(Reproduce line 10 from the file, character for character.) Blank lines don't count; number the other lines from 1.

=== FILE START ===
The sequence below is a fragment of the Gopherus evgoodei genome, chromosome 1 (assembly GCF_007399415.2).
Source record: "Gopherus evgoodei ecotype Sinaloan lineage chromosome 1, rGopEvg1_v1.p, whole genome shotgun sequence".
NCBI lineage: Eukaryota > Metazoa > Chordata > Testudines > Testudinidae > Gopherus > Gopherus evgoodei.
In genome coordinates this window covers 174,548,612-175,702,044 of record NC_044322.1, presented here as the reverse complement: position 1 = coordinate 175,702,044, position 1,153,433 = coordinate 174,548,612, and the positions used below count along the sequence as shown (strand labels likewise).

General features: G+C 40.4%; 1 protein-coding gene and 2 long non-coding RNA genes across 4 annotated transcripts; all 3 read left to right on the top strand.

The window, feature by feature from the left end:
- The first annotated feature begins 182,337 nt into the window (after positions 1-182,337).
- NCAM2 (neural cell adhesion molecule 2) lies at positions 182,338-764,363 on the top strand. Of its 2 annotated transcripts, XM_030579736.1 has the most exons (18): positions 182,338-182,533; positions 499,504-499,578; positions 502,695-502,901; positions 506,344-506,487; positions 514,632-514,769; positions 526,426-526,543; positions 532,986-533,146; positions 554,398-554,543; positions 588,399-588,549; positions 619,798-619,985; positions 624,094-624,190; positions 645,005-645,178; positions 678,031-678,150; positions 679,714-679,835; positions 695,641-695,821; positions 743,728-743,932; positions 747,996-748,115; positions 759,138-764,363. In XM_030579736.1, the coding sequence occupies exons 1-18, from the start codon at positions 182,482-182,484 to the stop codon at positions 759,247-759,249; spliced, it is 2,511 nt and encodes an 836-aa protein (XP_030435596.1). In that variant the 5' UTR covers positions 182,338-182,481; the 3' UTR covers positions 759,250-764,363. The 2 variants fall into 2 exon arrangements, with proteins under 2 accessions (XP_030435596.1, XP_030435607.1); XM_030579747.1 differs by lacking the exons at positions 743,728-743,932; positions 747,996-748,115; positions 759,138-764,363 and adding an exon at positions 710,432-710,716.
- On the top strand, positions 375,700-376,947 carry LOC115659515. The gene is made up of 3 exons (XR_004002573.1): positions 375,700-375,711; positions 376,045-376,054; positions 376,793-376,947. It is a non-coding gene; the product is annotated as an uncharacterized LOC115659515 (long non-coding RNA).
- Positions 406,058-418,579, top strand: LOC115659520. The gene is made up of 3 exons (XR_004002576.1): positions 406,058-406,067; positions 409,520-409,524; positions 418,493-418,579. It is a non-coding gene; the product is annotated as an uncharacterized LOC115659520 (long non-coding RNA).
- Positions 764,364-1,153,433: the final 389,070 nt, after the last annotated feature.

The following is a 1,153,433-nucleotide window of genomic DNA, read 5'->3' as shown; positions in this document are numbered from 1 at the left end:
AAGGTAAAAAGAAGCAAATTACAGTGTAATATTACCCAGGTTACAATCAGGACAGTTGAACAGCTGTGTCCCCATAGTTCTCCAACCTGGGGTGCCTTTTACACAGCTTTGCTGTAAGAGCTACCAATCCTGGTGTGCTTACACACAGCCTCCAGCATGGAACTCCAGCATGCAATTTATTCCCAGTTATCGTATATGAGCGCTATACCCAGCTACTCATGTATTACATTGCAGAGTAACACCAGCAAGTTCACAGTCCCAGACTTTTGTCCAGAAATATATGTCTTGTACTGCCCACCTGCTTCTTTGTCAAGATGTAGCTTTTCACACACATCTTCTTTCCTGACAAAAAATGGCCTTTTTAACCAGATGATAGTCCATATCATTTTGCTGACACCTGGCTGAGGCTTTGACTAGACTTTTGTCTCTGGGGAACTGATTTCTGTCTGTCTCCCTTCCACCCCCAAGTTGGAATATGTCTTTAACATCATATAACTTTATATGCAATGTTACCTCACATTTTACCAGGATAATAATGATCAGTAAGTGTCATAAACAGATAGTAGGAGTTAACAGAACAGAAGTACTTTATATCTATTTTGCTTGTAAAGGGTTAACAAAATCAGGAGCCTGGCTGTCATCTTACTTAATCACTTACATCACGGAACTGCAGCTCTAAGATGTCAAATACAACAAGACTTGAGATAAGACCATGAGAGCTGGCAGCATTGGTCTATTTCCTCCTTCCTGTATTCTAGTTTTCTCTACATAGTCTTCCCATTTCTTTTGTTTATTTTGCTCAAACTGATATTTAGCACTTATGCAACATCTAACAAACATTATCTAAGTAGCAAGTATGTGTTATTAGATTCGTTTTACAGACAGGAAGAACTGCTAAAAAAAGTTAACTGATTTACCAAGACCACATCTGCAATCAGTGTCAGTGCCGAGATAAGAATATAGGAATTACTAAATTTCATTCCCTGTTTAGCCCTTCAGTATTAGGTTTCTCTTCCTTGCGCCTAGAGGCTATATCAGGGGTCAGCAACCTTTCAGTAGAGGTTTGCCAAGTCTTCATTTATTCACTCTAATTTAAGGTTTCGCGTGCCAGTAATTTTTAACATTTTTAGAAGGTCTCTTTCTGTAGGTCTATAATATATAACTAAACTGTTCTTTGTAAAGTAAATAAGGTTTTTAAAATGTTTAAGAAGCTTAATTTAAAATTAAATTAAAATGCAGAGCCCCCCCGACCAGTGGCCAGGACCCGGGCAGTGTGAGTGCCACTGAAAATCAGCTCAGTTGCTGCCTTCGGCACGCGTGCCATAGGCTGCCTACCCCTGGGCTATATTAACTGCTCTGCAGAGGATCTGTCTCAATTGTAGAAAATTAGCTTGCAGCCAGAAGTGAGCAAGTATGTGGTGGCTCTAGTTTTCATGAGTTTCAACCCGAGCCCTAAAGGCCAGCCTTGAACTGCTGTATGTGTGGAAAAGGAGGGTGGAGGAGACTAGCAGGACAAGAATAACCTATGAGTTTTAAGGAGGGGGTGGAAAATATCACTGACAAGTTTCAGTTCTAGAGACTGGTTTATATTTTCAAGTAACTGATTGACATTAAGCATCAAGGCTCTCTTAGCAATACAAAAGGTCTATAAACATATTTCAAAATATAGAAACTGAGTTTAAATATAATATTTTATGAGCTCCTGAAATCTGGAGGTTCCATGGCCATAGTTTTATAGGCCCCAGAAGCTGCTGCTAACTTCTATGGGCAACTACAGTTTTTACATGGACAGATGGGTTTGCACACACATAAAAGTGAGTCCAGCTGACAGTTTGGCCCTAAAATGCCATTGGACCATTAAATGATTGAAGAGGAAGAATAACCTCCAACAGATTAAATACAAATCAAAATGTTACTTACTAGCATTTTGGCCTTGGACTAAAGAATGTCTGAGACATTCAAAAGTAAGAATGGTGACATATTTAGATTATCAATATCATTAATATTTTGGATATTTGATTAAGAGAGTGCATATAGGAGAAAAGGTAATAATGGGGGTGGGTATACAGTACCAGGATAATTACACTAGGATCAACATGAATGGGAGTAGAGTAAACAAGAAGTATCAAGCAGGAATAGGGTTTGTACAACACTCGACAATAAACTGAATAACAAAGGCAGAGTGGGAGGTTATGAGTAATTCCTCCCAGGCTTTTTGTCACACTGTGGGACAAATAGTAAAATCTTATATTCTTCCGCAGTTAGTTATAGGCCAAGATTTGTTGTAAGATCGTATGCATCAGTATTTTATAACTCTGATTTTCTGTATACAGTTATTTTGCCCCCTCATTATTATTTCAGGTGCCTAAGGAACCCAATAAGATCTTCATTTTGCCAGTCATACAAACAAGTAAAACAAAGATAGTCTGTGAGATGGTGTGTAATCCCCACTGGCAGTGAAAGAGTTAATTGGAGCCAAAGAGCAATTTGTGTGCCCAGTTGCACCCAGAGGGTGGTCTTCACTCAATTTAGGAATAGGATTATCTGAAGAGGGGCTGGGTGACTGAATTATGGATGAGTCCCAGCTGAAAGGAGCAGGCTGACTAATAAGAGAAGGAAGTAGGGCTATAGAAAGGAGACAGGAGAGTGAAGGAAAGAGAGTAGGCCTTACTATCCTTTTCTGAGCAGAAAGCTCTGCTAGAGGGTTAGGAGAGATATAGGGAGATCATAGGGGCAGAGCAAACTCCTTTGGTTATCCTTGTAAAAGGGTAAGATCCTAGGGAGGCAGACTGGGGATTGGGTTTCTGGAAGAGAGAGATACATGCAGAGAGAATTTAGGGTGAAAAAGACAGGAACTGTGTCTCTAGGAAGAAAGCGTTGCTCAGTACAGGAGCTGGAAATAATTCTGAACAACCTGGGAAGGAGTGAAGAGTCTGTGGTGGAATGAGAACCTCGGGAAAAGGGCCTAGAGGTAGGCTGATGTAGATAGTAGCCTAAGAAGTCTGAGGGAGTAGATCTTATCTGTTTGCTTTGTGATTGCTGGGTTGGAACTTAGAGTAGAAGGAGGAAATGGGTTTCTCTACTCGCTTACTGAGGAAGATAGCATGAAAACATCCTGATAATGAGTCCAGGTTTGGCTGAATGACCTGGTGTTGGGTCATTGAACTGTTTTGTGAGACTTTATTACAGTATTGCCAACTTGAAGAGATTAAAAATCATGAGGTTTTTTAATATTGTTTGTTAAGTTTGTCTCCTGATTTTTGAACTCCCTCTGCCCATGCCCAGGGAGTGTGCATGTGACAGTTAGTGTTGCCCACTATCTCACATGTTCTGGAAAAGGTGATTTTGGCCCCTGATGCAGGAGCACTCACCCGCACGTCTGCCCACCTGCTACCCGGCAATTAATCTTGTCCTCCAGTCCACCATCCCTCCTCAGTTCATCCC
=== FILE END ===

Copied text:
- Positions 406,058-418,579, top strand: LOC115659520. The gene is made up of 3 exons (XR_004002576.1): positions 406,058-406,067; positions 409,520-409,524; positions 418,493-418,579. It is a non-coding gene; the product is annotated as an uncharacterized LOC115659520 (long non-coding RNA).